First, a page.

"If asked if he wants to be Prime Minister, the generally acceptable answer for a politician is that while he does not seek the office, he has pledged himself to the service of his country, and that should his colleagues persuade him that that is the best way he can serve, he might reluctantly have to accept the responsibility, whatever his personal wishes might be."

"Solved problems aren't news. Tell the press a story in two halves - the problem first and the solution later. Then they get a disaster story one day and triumph story the next."

"If any sentence in a television broadcast has more than twenty words, when it gets to the end most people have forgotten how it began. Including the person speaking it."

"Things don't happen just because Prime Ministers are keen on them. Neville Chamberlain was keen on peace."

"If a job's worth doing, it's worth delegating."

"Politician's logic:
We must do something.
This is something.
Therefore we must do it."

"The problem of the Ministry of Defence is that in peace time the three armed forces have no one on whom to vent their warlike instincts except the cabinet or each other."

"If we cannot refute the arguments in a paper, we simply discredit the person who wrote it. This is called playing the man and not the ball."

THE KEY - "It is important to put political advisors in rooms as far away as possible from the Prime Minister. Influence diminishes with distance."

"Our job is to see that the PM is not confused. Politicians are simple people; they like simple people; they like simple choices and clear guidance."

"We do not have to accept a political advisor just because the PM likes her. Samson liked Delilah."

A REAL PARTNERSHIP - "In government, many people have the power to stop things happening but almost nobody has the power to make things happen. The system has the engine of a lawn mower and the brakes of a Rolls Royce."

"When anybody says 'It's not the money, it's the principle' they mean it's the money."

"Being an MP is a vast subsidized ego-trip. It's a job that needs no qualifications, it has no compulsory hours of work, no performance standards, and provides a warm room, a telephone and subsidized meals to a bunch of self-important windbags and busybodies who suddenly find people taking them seriously because they've go the letters 'MP' after the their name."

"The Prime Minister is much more worried by discontent among back-benchers than among nurses and teachers. Nurses and teachers can't vote against him until the next election. Back-benchers can vote against him at 10 o'clock tonight."

"The Prime Minister wants Cabinet papers circulated earlier. But there are grave problems about circulating papers before they are written."

"Wearing two hats is not difficult for those who are in two minds. Or have two faces."

"A Civil Service computer strike would bring government to a standstill if it were not for the fact that it is already."

"Since Cabinet Ministers are incapable of understanding a paper more than three pages long, we put a one-page summary on the front. The Janet and John bit."

"If you do not want Cabinet to spend too long discussing something, make it last on the agenda before lunch."

"It is unthinkable that politicians should be allowed to remove civil servants on grounds of incompetence. Of course some civil servants are incompetent but not incompetent enough for a politician to notice. And if civil servants could remove politicians on grounds of incompetence it would empty the House of Commons, remove the Cabinet, and be the end of democracy and the beginning of responsible government."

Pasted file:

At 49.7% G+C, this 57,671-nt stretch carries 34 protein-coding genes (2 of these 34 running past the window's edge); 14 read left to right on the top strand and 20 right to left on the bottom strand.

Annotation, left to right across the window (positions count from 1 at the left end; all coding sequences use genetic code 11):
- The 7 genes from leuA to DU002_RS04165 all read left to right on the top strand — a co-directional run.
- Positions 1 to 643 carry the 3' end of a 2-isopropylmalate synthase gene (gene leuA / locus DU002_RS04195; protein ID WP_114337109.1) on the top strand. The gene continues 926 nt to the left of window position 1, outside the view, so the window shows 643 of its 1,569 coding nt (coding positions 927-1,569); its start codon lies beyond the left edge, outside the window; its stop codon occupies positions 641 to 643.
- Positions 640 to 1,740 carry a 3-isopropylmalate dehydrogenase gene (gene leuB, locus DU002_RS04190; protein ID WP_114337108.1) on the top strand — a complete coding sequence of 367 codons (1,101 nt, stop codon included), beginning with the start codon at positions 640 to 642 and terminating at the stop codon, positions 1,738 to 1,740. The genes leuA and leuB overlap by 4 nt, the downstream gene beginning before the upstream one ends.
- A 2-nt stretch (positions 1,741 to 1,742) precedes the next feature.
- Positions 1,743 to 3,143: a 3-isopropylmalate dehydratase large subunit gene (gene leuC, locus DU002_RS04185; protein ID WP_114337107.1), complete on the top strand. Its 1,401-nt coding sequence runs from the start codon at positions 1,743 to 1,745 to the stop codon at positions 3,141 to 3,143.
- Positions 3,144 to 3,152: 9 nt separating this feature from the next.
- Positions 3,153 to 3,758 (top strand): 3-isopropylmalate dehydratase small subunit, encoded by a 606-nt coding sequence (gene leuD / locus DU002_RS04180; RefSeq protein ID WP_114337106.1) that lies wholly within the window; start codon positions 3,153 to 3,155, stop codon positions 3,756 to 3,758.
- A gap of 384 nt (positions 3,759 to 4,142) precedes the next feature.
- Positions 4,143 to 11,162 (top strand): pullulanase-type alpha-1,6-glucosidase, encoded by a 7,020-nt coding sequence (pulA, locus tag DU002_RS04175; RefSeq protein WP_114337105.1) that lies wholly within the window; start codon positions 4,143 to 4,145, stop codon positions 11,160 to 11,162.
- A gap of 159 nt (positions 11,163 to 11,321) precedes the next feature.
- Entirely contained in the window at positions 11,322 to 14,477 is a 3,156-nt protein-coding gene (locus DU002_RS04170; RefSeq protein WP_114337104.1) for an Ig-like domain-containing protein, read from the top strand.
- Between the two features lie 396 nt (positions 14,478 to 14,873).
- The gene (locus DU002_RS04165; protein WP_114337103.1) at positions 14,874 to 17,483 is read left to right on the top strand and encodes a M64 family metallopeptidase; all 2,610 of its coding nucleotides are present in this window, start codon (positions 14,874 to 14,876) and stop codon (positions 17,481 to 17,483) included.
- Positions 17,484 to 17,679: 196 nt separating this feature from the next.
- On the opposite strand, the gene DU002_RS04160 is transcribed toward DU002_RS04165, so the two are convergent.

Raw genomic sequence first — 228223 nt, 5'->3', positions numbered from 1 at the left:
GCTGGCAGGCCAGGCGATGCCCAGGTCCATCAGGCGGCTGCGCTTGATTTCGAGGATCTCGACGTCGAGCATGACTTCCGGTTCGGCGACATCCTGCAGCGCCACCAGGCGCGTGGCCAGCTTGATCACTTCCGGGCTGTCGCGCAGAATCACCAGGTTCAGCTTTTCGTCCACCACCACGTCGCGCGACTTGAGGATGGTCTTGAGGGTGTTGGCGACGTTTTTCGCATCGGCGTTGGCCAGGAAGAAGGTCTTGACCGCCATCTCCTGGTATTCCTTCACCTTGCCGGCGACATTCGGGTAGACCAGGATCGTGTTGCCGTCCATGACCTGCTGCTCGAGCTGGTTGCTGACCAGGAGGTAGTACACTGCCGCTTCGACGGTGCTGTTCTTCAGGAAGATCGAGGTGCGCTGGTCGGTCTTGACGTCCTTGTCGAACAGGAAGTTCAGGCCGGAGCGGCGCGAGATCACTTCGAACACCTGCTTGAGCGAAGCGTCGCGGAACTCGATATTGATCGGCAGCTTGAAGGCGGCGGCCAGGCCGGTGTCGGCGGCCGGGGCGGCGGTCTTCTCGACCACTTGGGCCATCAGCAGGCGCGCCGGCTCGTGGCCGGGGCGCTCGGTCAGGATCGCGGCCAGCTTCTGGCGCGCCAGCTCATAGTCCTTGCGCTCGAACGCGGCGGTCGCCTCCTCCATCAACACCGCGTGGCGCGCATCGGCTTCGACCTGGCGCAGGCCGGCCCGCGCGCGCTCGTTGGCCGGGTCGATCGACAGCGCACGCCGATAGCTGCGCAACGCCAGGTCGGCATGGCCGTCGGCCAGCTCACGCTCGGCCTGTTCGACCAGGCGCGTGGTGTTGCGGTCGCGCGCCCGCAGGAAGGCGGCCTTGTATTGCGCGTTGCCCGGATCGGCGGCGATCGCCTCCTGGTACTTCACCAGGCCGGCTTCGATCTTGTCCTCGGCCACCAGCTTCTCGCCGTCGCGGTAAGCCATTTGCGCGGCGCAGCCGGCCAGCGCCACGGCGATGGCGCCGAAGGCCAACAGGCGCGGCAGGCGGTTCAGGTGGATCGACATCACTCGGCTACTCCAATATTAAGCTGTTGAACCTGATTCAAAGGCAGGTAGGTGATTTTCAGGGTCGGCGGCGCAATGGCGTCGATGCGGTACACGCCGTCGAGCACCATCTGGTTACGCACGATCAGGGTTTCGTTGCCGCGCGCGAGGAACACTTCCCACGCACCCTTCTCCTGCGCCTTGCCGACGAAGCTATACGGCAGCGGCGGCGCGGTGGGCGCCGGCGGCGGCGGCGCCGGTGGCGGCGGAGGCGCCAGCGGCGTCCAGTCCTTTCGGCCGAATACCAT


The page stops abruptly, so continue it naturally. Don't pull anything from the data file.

"Foreign policy is made in the Foreign Office. Therefore the Cabinet cannot pursue it's own foreign policy unilaterally. The country cannot have two foreign policies."

"There was nothing wrong with appeasement. All that World War Two achieved after six years was to leave Eastern Europe under a Communist dictatorship instead of a Fascist dictatorship. That's what comes of not listening to the Foreign Office."

"Britain should always be on the side of law and justice, so long as we don't allow it to affect our foreign policy."

"It was a good idea to partition countries like India and Cyprus and Palestine and Ireland as a part of their independence. It keeps them busy fighting each other so we don't' have to have a policy about them."

"Diplomacy is about surviving to the next century. Politics is about surviving until Friday afternoon."

"The public aren't interested in foreign affairs. All they want to know is who are the goodies and who are the baddies."

"Foreign policy must be made in the Foreign office. It cannot be left to fools like Fleet Street editors, back-bench MPs and Cabinet Ministers."

"Ministers are ignorant not because we do not give them the right answers but because they do not ask us the right questions."

"It is well known that in the Foreign Office an order from the Prime Minister becomes a request from the Foreign Secretary, then a recommendation from the Minister of State, finally just a suggestion from the Ambassador. If it ever gets that far."

"Press statements are not delivered under oath."

"The Foreign Office is a hotbed of cold feet."

"A somewhat unorthox procedure means The act of a gibbering idiot."

THE SMOKE SCREEN - "Politicians are like children; you can't just give them what they want - it only encourages them."

"Any unwelcome initiative from a minister can be delayed until after the next election by the Civil Service 12-stage delaying process:
1. Informal discussions
2. Draft proposal
3. Preliminary study
4. Discussion document